The Purple Lagoon/Approximate

Notes and Comments

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  Here is a interesting FZ comments on Approximate from Grand Wazoo's tour programme ( Sept. 1972).
  From Viva Zappa by p.113
  In this selection each musician can choose the tone pitch they want to play. In the whole piece, there are only a few bars in which pitch is indicated (and these are introduced for the sake of contrast). The rest of the score is made up of triplets and crotchets linked by little X's. These are markers that show by their positions the approximate register for each instrument. The piece can be performed by ahy number of musicians greater than four. The general pattern is a single part that corresponds to all the instruments in C and F (including percussion). To this, another single part is added for instruments in B flat and E flat. The electric bass and bass drum have separate parts which are nonetheless linked to the others."
From: (Charles Ulrich)
  crotchets (i.e. quarter notes)
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The special arrangement of a piece we played on the "SATURDAY NIGHT LIVE"
tv show in December (featuring John Belushi as a Samurai Be-Bop musician).
Two themes are played against each other... "The Purple Lagoon" versus
"Approximate" (an unreleased composition dating from the days of The Grand
The first solo is Mike Brecker on tenor sax, the second is FZ on guitar
(over-dubbed, since there was no guitar solo played during the concert in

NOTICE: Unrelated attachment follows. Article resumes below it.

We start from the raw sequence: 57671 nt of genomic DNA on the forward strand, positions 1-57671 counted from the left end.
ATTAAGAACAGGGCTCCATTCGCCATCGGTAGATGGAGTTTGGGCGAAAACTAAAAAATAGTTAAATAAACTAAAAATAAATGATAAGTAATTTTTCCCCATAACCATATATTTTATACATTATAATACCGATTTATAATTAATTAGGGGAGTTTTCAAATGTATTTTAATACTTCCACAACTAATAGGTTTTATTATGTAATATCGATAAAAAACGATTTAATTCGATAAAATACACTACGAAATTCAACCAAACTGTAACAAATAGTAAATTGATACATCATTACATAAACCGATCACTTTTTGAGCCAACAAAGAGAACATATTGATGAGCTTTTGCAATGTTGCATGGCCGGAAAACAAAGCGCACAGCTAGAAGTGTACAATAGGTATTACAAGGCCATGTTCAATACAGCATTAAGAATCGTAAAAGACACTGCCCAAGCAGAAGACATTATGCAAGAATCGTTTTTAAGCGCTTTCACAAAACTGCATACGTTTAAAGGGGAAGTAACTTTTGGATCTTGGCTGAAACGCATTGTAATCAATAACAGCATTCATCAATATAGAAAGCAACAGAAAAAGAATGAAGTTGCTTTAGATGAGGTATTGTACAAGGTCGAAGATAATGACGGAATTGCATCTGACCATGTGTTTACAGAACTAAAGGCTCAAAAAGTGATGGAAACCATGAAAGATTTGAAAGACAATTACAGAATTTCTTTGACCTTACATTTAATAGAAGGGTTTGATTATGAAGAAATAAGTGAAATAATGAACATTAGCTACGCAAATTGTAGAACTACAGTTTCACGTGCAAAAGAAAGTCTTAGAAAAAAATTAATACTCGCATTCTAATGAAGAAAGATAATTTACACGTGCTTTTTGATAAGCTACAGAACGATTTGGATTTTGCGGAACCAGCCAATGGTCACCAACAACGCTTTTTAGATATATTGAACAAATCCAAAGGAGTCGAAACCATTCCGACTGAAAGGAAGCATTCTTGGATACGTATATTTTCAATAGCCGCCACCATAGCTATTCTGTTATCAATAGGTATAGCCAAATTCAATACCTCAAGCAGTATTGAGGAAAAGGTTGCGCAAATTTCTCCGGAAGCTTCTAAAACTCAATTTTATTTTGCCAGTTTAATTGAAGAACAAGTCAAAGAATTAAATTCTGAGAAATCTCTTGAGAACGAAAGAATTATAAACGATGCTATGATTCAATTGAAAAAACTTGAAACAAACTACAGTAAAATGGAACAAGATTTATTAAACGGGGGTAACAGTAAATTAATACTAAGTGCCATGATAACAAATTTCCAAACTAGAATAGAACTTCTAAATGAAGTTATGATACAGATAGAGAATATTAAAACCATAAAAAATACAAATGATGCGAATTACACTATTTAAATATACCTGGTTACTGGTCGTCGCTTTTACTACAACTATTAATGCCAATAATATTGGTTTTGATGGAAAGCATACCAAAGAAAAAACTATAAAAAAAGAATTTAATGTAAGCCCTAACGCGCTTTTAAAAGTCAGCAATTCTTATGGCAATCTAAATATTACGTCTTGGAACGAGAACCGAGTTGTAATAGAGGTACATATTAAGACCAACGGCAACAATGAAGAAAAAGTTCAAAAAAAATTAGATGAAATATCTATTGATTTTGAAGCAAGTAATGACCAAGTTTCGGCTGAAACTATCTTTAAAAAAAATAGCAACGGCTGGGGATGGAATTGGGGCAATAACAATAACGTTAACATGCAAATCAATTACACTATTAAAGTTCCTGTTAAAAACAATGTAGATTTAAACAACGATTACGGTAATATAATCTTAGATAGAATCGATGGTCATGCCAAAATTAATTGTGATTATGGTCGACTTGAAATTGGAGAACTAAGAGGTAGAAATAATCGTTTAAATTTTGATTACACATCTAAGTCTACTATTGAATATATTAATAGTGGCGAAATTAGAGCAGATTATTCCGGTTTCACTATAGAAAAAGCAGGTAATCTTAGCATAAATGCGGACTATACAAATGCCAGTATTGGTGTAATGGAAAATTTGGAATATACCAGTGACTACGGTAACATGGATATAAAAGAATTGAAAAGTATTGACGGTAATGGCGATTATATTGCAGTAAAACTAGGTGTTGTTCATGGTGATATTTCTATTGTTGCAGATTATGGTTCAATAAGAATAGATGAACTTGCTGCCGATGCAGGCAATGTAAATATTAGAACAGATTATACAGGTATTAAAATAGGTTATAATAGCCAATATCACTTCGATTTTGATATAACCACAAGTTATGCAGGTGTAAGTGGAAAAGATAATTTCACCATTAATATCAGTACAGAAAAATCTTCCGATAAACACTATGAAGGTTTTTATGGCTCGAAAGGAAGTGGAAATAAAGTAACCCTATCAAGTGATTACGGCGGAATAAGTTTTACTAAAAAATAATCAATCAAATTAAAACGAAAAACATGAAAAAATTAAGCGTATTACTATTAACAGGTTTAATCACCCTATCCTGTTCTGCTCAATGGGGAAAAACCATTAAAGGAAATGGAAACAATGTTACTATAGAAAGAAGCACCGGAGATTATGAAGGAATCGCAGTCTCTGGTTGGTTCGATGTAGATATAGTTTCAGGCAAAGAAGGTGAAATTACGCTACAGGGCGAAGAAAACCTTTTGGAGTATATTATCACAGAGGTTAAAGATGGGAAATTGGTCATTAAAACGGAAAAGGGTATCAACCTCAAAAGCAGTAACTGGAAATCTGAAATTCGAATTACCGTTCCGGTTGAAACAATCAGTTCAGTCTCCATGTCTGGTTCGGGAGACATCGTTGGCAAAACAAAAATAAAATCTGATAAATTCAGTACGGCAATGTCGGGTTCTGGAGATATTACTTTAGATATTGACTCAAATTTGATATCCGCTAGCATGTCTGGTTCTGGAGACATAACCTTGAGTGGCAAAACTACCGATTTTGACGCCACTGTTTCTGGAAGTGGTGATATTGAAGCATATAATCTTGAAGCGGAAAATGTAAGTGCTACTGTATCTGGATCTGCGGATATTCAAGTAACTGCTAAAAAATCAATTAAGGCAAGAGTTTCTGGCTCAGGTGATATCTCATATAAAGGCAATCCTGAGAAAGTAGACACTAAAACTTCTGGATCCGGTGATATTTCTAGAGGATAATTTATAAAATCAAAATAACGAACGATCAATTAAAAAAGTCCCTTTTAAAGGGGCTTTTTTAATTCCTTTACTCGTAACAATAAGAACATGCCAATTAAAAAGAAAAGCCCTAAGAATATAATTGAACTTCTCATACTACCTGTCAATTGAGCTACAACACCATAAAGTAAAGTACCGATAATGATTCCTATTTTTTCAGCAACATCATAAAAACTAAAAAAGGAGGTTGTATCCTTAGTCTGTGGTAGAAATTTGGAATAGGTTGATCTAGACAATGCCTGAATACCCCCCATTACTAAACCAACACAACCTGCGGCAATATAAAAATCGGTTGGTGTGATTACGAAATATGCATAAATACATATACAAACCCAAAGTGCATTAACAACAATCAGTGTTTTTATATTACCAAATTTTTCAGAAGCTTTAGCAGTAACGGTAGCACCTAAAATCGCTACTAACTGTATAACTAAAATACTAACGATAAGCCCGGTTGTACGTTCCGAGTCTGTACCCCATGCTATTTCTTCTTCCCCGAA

this tune, anbd the quiet little percussion track in the background was
sort of boring so it became a case of inevitable insertionism), followed
by a transition featuring the steaming re-processed grunts of Ronnie Cuber
on baritone sax, leading to a piquant protruberance of a bass solo by
Patrick O'Hearn, culminating in the mystery and spellbinding grandeur
insinuated by the
bionically modified trumpet solo of Randy Brecker.
From: Mark Edmonds wrote:
  The "bionically modified trumpet" That is how FZ described Randy Brecker's trumpet sound in the final track. My only guess is that it has been fed through a harmoniser but did these devices exist in 1976?
From: Biffyshrew (
  Yes, that was a harmonizer; it was a "new toy" at the time which explains its enthusiastic overuse on this track...
From: Jon Naurin (
  I should have done the complete analysis of the medley last time, but I was in a hurry, and my CD player's fast forward function is screwed up. :) Anyway, here we go:
  • [00.00 - 00.17] Intro
  • [00.17 - 00.37] Purple Lagoon
  • [00.37 - 01.17] Approximate (bass keeps playing PL)
  • [01.17 - 15.23] Solos (Pound for a Brown, see below)
  • [15.23 - 15.55] Purple Lagoon, with some variations.
  • [15.55 - 16.40] Outro & crowd noises
  As for the solo vamp: I have two live versions, and on both, the bass starts playing the Pound for a Brown vamp right after Approximate (both version starts with trombone solos, BTW). As time goes (and Patrick O'Hearn gets tired/his fingers get stuck), the vamp turns into the simple one that can be heard on ZINY. Compare this vamp to the second part of Pound for a Brown on the same CD - same chords, same time (7/8). So, I guess you could say that there's no musical connection between the head and the solo part of the song. This song is not unique in this aspect though, I can think of many other FZ songs where the music changes drasticly during the solo section. Hope this brought some clarification to my previous post!
  Also, at 10:03, Patrick plays one bar from Thelonious Monk's "Blue Monk".

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